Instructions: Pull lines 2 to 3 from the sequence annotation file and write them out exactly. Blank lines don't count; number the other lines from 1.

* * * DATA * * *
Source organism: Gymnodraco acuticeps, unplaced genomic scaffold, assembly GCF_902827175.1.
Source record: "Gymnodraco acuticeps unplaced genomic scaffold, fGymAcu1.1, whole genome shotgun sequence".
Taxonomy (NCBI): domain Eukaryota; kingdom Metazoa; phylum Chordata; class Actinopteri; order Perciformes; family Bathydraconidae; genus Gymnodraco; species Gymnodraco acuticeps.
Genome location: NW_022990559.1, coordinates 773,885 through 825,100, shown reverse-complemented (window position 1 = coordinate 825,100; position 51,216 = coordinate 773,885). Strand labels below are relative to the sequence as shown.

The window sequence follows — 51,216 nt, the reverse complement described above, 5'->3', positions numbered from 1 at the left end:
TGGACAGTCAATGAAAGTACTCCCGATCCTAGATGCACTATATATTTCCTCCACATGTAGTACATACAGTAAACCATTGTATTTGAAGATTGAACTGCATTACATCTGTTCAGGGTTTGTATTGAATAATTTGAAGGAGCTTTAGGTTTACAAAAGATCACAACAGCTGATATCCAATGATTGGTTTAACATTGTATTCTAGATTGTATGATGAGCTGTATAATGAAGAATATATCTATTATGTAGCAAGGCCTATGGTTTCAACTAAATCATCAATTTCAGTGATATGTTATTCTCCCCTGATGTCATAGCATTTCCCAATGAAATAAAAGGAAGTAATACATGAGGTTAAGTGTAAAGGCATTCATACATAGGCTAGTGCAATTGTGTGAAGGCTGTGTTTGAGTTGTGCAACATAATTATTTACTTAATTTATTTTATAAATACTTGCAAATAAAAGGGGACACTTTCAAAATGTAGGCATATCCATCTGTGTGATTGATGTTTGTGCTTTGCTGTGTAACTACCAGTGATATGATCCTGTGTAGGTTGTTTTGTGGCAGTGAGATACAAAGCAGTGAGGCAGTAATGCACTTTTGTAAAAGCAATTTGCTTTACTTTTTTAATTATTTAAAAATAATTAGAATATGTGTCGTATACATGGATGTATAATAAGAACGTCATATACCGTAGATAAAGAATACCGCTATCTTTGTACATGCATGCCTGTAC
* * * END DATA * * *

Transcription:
Source record: "Gymnodraco acuticeps unplaced genomic scaffold, fGymAcu1.1, whole genome shotgun sequence".
Taxonomy (NCBI): domain Eukaryota; kingdom Metazoa; phylum Chordata; class Actinopteri; order Perciformes; family Bathydraconidae; genus Gymnodraco; species Gymnodraco acuticeps.